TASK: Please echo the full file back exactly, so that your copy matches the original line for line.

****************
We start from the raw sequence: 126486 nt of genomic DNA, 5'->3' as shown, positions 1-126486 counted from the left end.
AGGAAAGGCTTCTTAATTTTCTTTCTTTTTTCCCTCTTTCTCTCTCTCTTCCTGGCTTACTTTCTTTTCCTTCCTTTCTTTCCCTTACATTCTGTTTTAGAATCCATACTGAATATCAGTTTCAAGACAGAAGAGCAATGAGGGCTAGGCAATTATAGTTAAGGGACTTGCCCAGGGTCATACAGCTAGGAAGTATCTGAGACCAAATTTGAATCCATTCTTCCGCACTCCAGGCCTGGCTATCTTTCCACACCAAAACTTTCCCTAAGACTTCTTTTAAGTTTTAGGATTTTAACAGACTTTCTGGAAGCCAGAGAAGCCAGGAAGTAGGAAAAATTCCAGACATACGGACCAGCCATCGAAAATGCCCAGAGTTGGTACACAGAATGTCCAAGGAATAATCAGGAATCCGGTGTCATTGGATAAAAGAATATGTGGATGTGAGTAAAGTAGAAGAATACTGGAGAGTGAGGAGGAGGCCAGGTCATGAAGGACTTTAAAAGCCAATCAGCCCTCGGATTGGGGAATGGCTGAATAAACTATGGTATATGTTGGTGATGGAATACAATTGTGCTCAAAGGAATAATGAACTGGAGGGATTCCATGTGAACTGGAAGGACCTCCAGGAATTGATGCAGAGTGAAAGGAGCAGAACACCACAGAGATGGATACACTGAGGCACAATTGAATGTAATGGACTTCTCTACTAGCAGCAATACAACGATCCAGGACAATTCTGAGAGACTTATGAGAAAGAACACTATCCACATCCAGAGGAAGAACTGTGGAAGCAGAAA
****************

We start from the raw sequence: 126486 nt of genomic DNA, 5'->3' as shown, positions 1-126486 counted from the left end.
AGGAAAGGCTTCTTAATTTTCTTTCTTTTTTCCCTCTTTCTCTCTCTCTTCCTGGCTTACTTTCTTTTCCTTCCTTTCTTTCCCTTACATTCTGTTTTAGAATCCATACTGAATATCAGTTTCAAGACAGAAGAGCAATGAGGGCTAGGCAATTATAGTTAAGGGACTTGCCCAGGGTCATACAGCTAGGAAGTATCTGAGACCAAATTTGAATCCATTCTTCCGCACTCCAGGCCTGGCTATCTTTCCACACCAAAACTTTCCCTAAGACTTCTTTTAAGTTTTAGGATTTTAACAGACTTTCTGGAAGCCAGAGAAGCCAGGAAGTAGGAAAAATTCCAGACATACGGACCAGCCATCGAAAATGCCCAGAGTTGGTACACAGAATGTCCAAGGAATAATCAGGAATCCGGTGTCATTGGATAAAAGAATATGTGGATGTGAGTAAAGTAGAAGAATACTGGAGAGTGAGGAGGAGGCCAGGTCATGAAGGACTTTAAAAGCCAATCAGCCCTCGGATTGGGGAATGGCTGAATAAACTATGGTATATGTTGGTGATGGAATACAATTGTGCTCAAAGGAATAATGAACTGGAGGGATTCCATGTGAACTGGAAGGACCTCCAGGAATTGATGCAGAGTGAAAGGAGCAGAACACCACAGAGATGGATACACTGAGGCACAATTGAATGTAATGGACTTCTCTACTAGCAGCAATACAACGATCCAGGACAATTCTGAGAGACTTATGAGAAAGAACACTATCCACATCCAGAGGAAGAACTGTGGAAGCAGAAA